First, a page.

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Leap year traditions around the world

By February 26, 2016November 6th, 2018No Comments


Spring is going to take a bit longer to arrive this year, as a leap year means February gains an extra day. Leap years came about because it takes a little longer than 365 days for the Earth to orbit the Sun. So to stop the seasons getting out of synch, an extra day is added at the end of February every four years to even things up.

Leap Year Differences

Our calendar isn’t the only one that needs a bit of adjustment either – the Iranian calendar has eight leap days over 33 years, and the traditional Chinese, Hebrew and Hindu calendars have a whole leap month. These strange extra days are the source of a range of bizarre rituals and traditions around the world.

UK & Northern Ireland

In the UK and other Northern European countries, February 29th is traditionally the one day of the year when a woman can propose to a man. This dates back to the days when it wasn’t a recognised date – instead it was just leapt over. As it didn’t officially exist, the normal traditions and customs didn’t apply and women got a chance to take the lead and get down on one knee. And if her intended said no, he had to buy her a present to make up for it, usually a silk dress. If you were in Denmark, it was 12 pairs of gloves to help hide her lack of engagement ring.

South Europe

In Southern Europe things are a bit different and a leap year is considered bad luck. Greeks avoid getting married in a leap year, as it’s supposed to mean the marriage will end in divorce. In Italy they call it a ‘doom year’ and people avoid planning any important events. And in Russia they believe that leap years can bring freak weather. Even more dramatically in Taiwan it’s said that parents are more likely to die during a leap year. So if they have a married daughter, she should come home and bring her parents special pig trotter noodles, to keep them healthy.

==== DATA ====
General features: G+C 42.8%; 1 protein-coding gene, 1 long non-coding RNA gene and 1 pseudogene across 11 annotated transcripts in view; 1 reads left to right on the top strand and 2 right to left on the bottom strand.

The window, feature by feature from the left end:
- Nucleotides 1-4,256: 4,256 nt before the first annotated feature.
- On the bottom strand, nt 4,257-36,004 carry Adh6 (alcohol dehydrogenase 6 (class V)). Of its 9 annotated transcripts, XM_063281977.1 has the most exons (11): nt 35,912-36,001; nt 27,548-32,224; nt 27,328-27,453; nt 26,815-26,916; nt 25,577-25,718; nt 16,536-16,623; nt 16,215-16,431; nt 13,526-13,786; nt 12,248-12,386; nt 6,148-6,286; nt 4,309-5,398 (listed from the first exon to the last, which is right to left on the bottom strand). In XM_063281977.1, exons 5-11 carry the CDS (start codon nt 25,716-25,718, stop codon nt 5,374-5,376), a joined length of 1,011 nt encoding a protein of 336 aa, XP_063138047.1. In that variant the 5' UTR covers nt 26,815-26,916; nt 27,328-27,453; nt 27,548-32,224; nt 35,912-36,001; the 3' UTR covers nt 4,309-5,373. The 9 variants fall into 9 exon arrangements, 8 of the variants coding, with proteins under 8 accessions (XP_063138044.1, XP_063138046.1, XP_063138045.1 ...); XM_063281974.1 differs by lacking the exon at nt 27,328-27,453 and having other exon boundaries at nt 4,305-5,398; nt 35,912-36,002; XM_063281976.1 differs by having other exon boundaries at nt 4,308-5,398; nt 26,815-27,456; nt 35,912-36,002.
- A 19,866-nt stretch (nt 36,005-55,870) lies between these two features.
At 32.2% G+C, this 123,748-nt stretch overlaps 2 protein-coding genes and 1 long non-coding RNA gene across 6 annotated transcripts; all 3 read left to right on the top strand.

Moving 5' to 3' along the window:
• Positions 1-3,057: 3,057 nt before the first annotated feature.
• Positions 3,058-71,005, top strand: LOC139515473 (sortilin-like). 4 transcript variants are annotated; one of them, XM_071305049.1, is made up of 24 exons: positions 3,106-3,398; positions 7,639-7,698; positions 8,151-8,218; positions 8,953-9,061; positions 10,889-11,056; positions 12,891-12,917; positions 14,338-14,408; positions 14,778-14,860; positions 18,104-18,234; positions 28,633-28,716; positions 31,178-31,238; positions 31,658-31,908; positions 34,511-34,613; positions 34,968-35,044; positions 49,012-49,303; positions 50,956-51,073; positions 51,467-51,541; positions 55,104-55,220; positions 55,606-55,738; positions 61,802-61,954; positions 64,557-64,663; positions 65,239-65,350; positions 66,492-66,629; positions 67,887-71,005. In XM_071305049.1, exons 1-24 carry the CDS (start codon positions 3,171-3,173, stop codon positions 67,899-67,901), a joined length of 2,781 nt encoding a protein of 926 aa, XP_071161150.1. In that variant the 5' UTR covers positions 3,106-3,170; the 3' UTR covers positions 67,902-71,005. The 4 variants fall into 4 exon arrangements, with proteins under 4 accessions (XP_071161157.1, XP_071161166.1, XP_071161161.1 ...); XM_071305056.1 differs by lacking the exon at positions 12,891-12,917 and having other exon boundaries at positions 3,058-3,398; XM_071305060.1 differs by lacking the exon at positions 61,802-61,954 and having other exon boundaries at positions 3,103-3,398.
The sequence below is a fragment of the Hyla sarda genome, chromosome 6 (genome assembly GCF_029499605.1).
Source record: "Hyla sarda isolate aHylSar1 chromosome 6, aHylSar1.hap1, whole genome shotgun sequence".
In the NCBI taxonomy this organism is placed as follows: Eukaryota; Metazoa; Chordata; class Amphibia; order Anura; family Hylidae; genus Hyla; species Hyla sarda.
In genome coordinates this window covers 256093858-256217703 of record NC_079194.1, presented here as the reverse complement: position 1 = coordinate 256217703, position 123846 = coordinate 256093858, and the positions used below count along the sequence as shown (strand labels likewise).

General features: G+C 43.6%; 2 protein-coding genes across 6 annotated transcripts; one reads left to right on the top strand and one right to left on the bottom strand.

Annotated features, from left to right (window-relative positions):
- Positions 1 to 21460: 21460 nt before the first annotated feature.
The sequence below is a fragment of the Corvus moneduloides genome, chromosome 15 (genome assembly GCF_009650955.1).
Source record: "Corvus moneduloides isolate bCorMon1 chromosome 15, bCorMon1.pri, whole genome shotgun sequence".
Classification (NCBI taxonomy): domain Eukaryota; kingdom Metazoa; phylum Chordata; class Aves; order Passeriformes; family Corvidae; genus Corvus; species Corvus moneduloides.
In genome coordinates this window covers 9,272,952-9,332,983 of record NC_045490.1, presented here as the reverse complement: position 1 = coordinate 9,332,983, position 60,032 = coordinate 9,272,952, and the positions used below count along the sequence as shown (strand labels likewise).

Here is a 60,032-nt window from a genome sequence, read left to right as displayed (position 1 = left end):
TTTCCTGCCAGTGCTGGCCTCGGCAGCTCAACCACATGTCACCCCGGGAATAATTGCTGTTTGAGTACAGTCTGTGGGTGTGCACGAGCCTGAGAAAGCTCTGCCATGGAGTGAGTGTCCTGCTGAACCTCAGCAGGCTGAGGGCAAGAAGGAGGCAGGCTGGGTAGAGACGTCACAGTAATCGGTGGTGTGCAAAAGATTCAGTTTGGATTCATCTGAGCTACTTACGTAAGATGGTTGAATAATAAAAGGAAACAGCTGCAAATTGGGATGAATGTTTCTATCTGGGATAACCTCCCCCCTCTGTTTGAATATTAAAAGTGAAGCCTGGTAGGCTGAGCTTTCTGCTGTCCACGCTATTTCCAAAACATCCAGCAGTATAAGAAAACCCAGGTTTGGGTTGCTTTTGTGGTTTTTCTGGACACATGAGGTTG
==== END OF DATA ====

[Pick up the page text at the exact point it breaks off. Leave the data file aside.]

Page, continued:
But if you’re looking for a place that loves a leap year, head to Anthony on the Texas/New Mexico border in the USA. The town has proclaimed itself the ‘Leap Year Capital of the World’. It holds a festival to celebrate February 29th, complete with parades, a carnival, concerts and dancing. Anthony is also home to the Worldwide Leap Year Birthday Club, to celebrate the five million ‘leapers’ (people born on February 29th) around the world; with only one birthday every four years they’ve got a lot of celebrating to catch up on.